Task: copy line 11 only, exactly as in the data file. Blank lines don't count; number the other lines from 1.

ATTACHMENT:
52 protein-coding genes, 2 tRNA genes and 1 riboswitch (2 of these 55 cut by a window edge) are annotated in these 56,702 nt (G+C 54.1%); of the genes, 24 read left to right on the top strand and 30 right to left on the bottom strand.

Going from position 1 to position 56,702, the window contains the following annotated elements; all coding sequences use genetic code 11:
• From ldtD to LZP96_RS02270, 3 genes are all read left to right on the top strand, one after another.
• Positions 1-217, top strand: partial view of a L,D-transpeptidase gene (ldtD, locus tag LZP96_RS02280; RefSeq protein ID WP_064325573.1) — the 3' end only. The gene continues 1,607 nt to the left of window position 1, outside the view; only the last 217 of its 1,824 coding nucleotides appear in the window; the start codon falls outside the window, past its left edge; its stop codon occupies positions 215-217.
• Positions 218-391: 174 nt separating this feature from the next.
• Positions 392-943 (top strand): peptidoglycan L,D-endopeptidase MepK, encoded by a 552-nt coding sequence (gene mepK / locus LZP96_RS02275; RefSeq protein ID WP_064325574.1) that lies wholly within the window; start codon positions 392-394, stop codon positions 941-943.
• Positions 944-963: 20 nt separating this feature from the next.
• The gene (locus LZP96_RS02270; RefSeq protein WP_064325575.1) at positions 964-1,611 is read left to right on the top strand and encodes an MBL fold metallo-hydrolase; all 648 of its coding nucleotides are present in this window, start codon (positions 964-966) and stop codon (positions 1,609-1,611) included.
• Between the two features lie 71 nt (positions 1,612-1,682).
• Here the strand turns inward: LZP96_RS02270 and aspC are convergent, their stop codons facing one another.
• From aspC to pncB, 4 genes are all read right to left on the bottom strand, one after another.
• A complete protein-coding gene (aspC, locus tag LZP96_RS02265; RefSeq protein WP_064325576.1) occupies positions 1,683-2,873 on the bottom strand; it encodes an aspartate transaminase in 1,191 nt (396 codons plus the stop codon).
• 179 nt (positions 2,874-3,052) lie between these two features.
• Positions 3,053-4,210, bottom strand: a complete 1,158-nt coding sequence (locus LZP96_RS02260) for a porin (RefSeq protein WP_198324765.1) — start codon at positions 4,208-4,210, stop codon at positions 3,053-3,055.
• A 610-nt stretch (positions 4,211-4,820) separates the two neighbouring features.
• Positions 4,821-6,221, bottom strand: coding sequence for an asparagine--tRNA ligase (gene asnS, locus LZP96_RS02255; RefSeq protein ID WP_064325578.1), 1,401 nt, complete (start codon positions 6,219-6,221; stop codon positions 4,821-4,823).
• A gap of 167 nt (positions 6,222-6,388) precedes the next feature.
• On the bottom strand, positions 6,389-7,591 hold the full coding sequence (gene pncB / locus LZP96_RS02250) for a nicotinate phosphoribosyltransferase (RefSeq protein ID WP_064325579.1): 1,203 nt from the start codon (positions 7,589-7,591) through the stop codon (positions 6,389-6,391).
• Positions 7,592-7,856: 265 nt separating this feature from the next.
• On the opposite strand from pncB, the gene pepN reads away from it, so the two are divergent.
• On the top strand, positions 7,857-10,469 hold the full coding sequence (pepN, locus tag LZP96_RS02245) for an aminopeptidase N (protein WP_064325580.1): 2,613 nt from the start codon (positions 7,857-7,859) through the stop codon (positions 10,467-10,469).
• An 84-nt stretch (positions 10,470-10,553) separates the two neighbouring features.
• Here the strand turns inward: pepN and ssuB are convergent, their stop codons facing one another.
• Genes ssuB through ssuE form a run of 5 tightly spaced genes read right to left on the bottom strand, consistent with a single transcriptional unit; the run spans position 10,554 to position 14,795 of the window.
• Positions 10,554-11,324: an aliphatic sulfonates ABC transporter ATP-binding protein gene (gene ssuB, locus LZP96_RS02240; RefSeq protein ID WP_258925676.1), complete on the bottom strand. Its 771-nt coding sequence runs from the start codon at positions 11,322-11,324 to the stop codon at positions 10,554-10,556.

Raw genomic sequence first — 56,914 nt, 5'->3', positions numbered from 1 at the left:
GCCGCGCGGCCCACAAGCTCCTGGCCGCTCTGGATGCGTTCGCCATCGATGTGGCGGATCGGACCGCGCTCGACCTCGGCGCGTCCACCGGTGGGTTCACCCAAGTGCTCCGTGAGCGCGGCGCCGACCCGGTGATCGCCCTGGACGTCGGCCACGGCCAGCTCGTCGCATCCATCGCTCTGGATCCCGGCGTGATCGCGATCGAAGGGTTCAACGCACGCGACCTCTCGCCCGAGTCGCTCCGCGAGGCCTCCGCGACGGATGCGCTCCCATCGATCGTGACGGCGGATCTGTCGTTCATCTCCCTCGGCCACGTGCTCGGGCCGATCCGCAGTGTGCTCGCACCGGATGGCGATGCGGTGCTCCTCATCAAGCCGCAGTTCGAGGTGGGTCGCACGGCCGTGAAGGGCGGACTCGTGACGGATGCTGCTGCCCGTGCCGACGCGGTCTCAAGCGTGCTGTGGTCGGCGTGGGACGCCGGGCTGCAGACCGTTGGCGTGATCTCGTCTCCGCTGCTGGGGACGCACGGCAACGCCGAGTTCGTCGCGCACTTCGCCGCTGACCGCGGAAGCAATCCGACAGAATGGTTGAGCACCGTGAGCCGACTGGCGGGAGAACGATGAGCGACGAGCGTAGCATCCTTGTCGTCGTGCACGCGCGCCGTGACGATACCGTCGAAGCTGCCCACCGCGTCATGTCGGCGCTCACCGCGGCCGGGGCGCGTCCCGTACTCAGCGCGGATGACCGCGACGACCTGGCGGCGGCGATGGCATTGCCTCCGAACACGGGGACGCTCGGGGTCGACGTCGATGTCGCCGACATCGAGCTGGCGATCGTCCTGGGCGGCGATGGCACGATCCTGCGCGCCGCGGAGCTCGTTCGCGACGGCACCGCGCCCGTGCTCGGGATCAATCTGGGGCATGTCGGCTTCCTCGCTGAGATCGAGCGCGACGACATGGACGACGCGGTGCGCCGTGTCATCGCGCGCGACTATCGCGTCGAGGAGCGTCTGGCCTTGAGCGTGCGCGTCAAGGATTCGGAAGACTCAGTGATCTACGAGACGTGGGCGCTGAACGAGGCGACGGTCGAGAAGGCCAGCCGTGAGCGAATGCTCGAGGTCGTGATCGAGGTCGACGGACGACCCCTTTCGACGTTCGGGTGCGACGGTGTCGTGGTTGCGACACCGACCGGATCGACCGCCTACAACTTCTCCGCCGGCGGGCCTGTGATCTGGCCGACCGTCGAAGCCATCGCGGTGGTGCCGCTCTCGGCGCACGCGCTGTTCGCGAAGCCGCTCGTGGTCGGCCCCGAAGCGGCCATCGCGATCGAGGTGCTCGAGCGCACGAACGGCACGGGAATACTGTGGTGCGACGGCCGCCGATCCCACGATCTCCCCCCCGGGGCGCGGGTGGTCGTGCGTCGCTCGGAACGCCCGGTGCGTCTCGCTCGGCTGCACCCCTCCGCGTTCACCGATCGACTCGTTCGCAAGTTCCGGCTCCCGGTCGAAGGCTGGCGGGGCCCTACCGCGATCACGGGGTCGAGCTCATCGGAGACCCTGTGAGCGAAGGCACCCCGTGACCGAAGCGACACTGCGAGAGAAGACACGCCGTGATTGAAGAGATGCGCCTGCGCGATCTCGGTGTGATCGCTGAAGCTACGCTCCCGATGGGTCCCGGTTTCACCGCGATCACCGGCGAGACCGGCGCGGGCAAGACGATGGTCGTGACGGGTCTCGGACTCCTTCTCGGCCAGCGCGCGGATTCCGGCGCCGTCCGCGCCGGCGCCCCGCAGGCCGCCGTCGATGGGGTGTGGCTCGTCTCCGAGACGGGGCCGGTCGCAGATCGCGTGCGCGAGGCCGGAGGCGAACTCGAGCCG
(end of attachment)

• From aspC to pncB, 4 genes are all read right to left on the bottom strand, one after another.